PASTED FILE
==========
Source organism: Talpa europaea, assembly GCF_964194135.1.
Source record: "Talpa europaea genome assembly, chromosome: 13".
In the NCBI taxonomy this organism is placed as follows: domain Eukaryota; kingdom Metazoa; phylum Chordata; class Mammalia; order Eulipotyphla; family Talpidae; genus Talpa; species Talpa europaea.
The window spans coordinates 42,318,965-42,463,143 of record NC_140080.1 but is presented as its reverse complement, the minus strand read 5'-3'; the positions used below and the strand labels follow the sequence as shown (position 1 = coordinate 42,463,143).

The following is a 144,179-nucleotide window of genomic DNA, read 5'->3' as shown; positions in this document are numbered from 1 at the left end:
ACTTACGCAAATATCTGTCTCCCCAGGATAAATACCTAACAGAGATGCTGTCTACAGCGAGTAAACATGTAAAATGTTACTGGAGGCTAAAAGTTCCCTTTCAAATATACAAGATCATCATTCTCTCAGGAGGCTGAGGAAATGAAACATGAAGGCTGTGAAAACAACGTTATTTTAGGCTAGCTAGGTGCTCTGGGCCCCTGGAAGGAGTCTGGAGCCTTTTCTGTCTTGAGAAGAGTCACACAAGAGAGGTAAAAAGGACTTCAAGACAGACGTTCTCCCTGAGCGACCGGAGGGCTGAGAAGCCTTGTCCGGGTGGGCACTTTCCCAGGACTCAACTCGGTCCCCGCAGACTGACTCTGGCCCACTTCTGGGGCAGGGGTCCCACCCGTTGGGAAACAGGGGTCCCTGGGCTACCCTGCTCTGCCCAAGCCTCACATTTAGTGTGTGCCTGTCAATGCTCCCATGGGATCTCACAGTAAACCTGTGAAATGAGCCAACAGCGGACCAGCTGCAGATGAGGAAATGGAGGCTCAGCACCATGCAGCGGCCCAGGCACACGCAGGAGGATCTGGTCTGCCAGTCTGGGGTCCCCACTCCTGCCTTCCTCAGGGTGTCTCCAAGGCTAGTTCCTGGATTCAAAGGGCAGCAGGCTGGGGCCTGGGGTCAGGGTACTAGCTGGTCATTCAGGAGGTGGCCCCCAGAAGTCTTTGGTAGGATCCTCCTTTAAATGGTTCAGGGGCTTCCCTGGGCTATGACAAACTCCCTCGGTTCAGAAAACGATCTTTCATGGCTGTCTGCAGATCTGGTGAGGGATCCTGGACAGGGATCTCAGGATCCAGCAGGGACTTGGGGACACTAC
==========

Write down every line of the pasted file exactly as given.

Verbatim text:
Source organism: Talpa europaea, assembly GCF_964194135.1.
Source record: "Talpa europaea genome assembly, chromosome: 13".
In the NCBI taxonomy this organism is placed as follows: domain Eukaryota; kingdom Metazoa; phylum Chordata; class Mammalia; order Eulipotyphla; family Talpidae; genus Talpa; species Talpa europaea.
The window spans coordinates 42,318,965-42,463,143 of record NC_140080.1 but is presented as its reverse complement, the minus strand read 5'-3'; the positions used below and the strand labels follow the sequence as shown (position 1 = coordinate 42,463,143).

The following is a 144,179-nucleotide window of genomic DNA, read 5'->3' as shown; positions in this document are numbered from 1 at the left end:
ACTTACGCAAATATCTGTCTCCCCAGGATAAATACCTAACAGAGATGCTGTCTACAGCGAGTAAACATGTAAAATGTTACTGGAGGCTAAAAGTTCCCTTTCAAATATACAAGATCATCATTCTCTCAGGAGGCTGAGGAAATGAAACATGAAGGCTGTGAAAACAACGTTATTTTAGGCTAGCTAGGTGCTCTGGGCCCCTGGAAGGAGTCTGGAGCCTTTTCTGTCTTGAGAAGAGTCACACAAGAGAGGTAAAAAGGACTTCAAGACAGACGTTCTCCCTGAGCGACCGGAGGGCTGAGAAGCCTTGTCCGGGTGGGCACTTTCCCAGGACTCAACTCGGTCCCCGCAGACTGACTCTGGCCCACTTCTGGGGCAGGGGTCCCACCCGTTGGGAAACAGGGGTCCCTGGGCTACCCTGCTCTGCCCAAGCCTCACATTTAGTGTGTGCCTGTCAATGCTCCCATGGGATCTCACAGTAAACCTGTGAAATGAGCCAACAGCGGACCAGCTGCAGATGAGGAAATGGAGGCTCAGCACCATGCAGCGGCCCAGGCACACGCAGGAGGATCTGGTCTGCCAGTCTGGGGTCCCCACTCCTGCCTTCCTCAGGGTGTCTCCAAGGCTAGTTCCTGGATTCAAAGGGCAGCAGGCTGGGGCCTGGGGTCAGGGTACTAGCTGGTCATTCAGGAGGTGGCCCCCAGAAGTCTTTGGTAGGATCCTCCTTTAAATGGTTCAGGGGCTTCCCTGGGCTATGACAAACTCCCTCGGTTCAGAAAACGATCTTTCATGGCTGTCTGCAGATCTGGTGAGGGATCCTGGACAGGGATCTCAGGATCCAGCAGGGACTTGGGGACACTAC